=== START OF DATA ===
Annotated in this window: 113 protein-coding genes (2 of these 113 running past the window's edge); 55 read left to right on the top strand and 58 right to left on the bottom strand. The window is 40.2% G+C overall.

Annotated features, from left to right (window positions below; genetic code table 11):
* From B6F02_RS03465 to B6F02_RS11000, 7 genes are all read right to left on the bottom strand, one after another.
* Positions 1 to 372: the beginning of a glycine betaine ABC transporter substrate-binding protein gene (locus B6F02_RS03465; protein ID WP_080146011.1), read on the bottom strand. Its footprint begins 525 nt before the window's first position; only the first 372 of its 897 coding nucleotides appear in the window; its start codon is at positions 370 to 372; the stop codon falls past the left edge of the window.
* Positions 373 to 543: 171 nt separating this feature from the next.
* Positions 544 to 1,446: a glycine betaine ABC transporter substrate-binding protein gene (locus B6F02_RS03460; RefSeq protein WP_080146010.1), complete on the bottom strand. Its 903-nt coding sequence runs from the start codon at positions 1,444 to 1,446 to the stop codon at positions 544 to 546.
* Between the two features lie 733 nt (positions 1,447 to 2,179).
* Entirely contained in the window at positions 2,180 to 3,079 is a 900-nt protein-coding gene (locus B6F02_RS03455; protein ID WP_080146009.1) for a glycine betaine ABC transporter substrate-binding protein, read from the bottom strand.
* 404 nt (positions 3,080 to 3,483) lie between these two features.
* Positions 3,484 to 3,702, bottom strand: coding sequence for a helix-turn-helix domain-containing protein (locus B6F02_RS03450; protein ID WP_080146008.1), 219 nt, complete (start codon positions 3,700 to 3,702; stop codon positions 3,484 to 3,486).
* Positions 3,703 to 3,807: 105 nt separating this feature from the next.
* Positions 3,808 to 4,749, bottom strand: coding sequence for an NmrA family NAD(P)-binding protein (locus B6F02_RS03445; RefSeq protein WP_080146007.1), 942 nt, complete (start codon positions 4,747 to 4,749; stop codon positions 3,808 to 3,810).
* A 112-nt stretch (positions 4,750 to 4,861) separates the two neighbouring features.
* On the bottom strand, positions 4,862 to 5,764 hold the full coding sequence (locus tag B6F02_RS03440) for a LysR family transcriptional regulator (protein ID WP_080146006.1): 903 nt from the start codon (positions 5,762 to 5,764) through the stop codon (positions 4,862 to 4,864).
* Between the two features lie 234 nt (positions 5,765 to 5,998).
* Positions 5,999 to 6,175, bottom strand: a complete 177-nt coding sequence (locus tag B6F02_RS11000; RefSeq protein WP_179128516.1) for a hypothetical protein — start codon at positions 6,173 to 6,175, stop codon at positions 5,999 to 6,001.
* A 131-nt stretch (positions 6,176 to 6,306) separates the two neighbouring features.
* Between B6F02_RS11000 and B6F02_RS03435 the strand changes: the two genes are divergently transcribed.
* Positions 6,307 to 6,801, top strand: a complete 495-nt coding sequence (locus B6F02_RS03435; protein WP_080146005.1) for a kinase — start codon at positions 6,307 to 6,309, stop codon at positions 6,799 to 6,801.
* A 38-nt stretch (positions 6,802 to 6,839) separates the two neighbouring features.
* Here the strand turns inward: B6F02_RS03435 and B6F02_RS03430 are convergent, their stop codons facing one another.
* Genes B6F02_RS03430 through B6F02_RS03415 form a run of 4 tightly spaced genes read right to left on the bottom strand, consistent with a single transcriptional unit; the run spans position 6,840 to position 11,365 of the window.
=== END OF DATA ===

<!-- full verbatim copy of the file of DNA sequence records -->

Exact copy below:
Annotated in this window: 113 protein-coding genes (2 of these 113 running past the window's edge); 55 read left to right on the top strand and 58 right to left on the bottom strand. The window is 40.2% G+C overall.

Annotated features, from left to right (window positions below; genetic code table 11):
* From B6F02_RS03465 to B6F02_RS11000, 7 genes are all read right to left on the bottom strand, one after another.
* Positions 1 to 372: the beginning of a glycine betaine ABC transporter substrate-binding protein gene (locus B6F02_RS03465; protein ID WP_080146011.1), read on the bottom strand. Its footprint begins 525 nt before the window's first position; only the first 372 of its 897 coding nucleotides appear in the window; its start codon is at positions 370 to 372; the stop codon falls past the left edge of the window.
* Positions 373 to 543: 171 nt separating this feature from the next.
* Positions 544 to 1,446: a glycine betaine ABC transporter substrate-binding protein gene (locus B6F02_RS03460; RefSeq protein WP_080146010.1), complete on the bottom strand. Its 903-nt coding sequence runs from the start codon at positions 1,444 to 1,446 to the stop codon at positions 544 to 546.
* Between the two features lie 733 nt (positions 1,447 to 2,179).
* Entirely contained in the window at positions 2,180 to 3,079 is a 900-nt protein-coding gene (locus B6F02_RS03455; protein ID WP_080146009.1) for a glycine betaine ABC transporter substrate-binding protein, read from the bottom strand.
* 404 nt (positions 3,080 to 3,483) lie between these two features.
* Positions 3,484 to 3,702, bottom strand: coding sequence for a helix-turn-helix domain-containing protein (locus B6F02_RS03450; protein ID WP_080146008.1), 219 nt, complete (start codon positions 3,700 to 3,702; stop codon positions 3,484 to 3,486).
* Positions 3,703 to 3,807: 105 nt separating this feature from the next.
* Positions 3,808 to 4,749, bottom strand: coding sequence for an NmrA family NAD(P)-binding protein (locus B6F02_RS03445; RefSeq protein WP_080146007.1), 942 nt, complete (start codon positions 4,747 to 4,749; stop codon positions 3,808 to 3,810).
* A 112-nt stretch (positions 4,750 to 4,861) separates the two neighbouring features.
* On the bottom strand, positions 4,862 to 5,764 hold the full coding sequence (locus tag B6F02_RS03440) for a LysR family transcriptional regulator (protein ID WP_080146006.1): 903 nt from the start codon (positions 5,762 to 5,764) through the stop codon (positions 4,862 to 4,864).
* Between the two features lie 234 nt (positions 5,765 to 5,998).
* Positions 5,999 to 6,175, bottom strand: a complete 177-nt coding sequence (locus tag B6F02_RS11000; RefSeq protein WP_179128516.1) for a hypothetical protein — start codon at positions 6,173 to 6,175, stop codon at positions 5,999 to 6,001.
* A 131-nt stretch (positions 6,176 to 6,306) separates the two neighbouring features.
* Between B6F02_RS11000 and B6F02_RS03435 the strand changes: the two genes are divergently transcribed.
* Positions 6,307 to 6,801, top strand: a complete 495-nt coding sequence (locus B6F02_RS03435; protein WP_080146005.1) for a kinase — start codon at positions 6,307 to 6,309, stop codon at positions 6,799 to 6,801.
* A 38-nt stretch (positions 6,802 to 6,839) separates the two neighbouring features.
* Here the strand turns inward: B6F02_RS03435 and B6F02_RS03430 are convergent, their stop codons facing one another.
* Genes B6F02_RS03430 through B6F02_RS03415 form a run of 4 tightly spaced genes read right to left on the bottom strand, consistent with a single transcriptional unit; the run spans position 6,840 to position 11,365 of the window.